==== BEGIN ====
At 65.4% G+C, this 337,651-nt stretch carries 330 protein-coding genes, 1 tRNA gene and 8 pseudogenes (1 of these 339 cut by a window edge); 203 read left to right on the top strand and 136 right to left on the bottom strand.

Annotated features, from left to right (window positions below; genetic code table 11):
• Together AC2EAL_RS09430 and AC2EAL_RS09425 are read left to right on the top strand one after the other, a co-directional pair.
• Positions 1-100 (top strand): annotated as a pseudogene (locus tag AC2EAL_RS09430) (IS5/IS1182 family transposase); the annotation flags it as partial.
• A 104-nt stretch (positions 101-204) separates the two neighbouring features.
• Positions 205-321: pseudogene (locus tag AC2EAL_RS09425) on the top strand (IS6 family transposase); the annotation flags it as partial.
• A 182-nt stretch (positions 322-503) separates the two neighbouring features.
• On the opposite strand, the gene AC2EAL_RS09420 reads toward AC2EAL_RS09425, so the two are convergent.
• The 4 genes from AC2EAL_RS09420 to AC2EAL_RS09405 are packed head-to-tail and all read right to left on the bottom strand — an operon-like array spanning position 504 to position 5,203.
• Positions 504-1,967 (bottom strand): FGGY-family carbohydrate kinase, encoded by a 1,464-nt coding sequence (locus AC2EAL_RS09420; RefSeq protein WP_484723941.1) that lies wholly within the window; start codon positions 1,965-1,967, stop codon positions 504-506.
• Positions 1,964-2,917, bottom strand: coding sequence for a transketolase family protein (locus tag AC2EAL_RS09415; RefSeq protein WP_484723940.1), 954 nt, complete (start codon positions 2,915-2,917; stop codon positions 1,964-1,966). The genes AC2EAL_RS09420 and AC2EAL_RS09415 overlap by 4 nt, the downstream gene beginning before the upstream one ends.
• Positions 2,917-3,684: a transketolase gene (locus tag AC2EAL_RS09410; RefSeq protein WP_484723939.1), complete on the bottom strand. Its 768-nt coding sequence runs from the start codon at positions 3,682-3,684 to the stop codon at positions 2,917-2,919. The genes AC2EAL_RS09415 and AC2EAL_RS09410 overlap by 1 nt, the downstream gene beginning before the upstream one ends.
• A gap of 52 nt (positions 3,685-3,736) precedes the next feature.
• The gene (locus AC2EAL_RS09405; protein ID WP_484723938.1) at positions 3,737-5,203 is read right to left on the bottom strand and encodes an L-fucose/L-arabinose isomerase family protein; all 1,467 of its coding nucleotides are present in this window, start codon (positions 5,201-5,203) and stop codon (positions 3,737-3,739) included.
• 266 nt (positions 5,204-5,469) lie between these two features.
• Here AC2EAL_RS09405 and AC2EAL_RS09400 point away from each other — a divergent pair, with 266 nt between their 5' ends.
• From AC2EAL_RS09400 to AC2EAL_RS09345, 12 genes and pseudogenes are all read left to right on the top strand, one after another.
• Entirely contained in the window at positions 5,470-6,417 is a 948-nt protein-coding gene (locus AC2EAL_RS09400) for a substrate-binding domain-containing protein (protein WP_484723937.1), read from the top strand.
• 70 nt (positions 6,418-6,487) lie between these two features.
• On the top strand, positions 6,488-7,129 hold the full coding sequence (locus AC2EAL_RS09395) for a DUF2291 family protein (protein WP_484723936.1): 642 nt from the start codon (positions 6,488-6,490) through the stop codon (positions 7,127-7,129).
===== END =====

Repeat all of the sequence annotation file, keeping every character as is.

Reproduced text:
At 65.4% G+C, this 337,651-nt stretch carries 330 protein-coding genes, 1 tRNA gene and 8 pseudogenes (1 of these 339 cut by a window edge); 203 read left to right on the top strand and 136 right to left on the bottom strand.

Annotated features, from left to right (window positions below; genetic code table 11):
• Together AC2EAL_RS09430 and AC2EAL_RS09425 are read left to right on the top strand one after the other, a co-directional pair.
• Positions 1-100 (top strand): annotated as a pseudogene (locus tag AC2EAL_RS09430) (IS5/IS1182 family transposase); the annotation flags it as partial.
• A 104-nt stretch (positions 101-204) separates the two neighbouring features.
• Positions 205-321: pseudogene (locus tag AC2EAL_RS09425) on the top strand (IS6 family transposase); the annotation flags it as partial.
• A 182-nt stretch (positions 322-503) separates the two neighbouring features.
• On the opposite strand, the gene AC2EAL_RS09420 reads toward AC2EAL_RS09425, so the two are convergent.
• The 4 genes from AC2EAL_RS09420 to AC2EAL_RS09405 are packed head-to-tail and all read right to left on the bottom strand — an operon-like array spanning position 504 to position 5,203.
• Positions 504-1,967 (bottom strand): FGGY-family carbohydrate kinase, encoded by a 1,464-nt coding sequence (locus AC2EAL_RS09420; RefSeq protein WP_484723941.1) that lies wholly within the window; start codon positions 1,965-1,967, stop codon positions 504-506.
• Positions 1,964-2,917, bottom strand: coding sequence for a transketolase family protein (locus tag AC2EAL_RS09415; RefSeq protein WP_484723940.1), 954 nt, complete (start codon positions 2,915-2,917; stop codon positions 1,964-1,966). The genes AC2EAL_RS09420 and AC2EAL_RS09415 overlap by 4 nt, the downstream gene beginning before the upstream one ends.
• Positions 2,917-3,684: a transketolase gene (locus tag AC2EAL_RS09410; RefSeq protein WP_484723939.1), complete on the bottom strand. Its 768-nt coding sequence runs from the start codon at positions 3,682-3,684 to the stop codon at positions 2,917-2,919. The genes AC2EAL_RS09415 and AC2EAL_RS09410 overlap by 1 nt, the downstream gene beginning before the upstream one ends.
• A gap of 52 nt (positions 3,685-3,736) precedes the next feature.
• The gene (locus AC2EAL_RS09405; protein ID WP_484723938.1) at positions 3,737-5,203 is read right to left on the bottom strand and encodes an L-fucose/L-arabinose isomerase family protein; all 1,467 of its coding nucleotides are present in this window, start codon (positions 5,201-5,203) and stop codon (positions 3,737-3,739) included.
• 266 nt (positions 5,204-5,469) lie between these two features.
• Here AC2EAL_RS09405 and AC2EAL_RS09400 point away from each other — a divergent pair, with 266 nt between their 5' ends.
• From AC2EAL_RS09400 to AC2EAL_RS09345, 12 genes and pseudogenes are all read left to right on the top strand, one after another.
• Entirely contained in the window at positions 5,470-6,417 is a 948-nt protein-coding gene (locus AC2EAL_RS09400) for a substrate-binding domain-containing protein (protein WP_484723937.1), read from the top strand.
• 70 nt (positions 6,418-6,487) lie between these two features.
• On the top strand, positions 6,488-7,129 hold the full coding sequence (locus AC2EAL_RS09395) for a DUF2291 family protein (protein WP_484723936.1): 642 nt from the start codon (positions 6,488-6,490) through the stop codon (positions 7,127-7,129).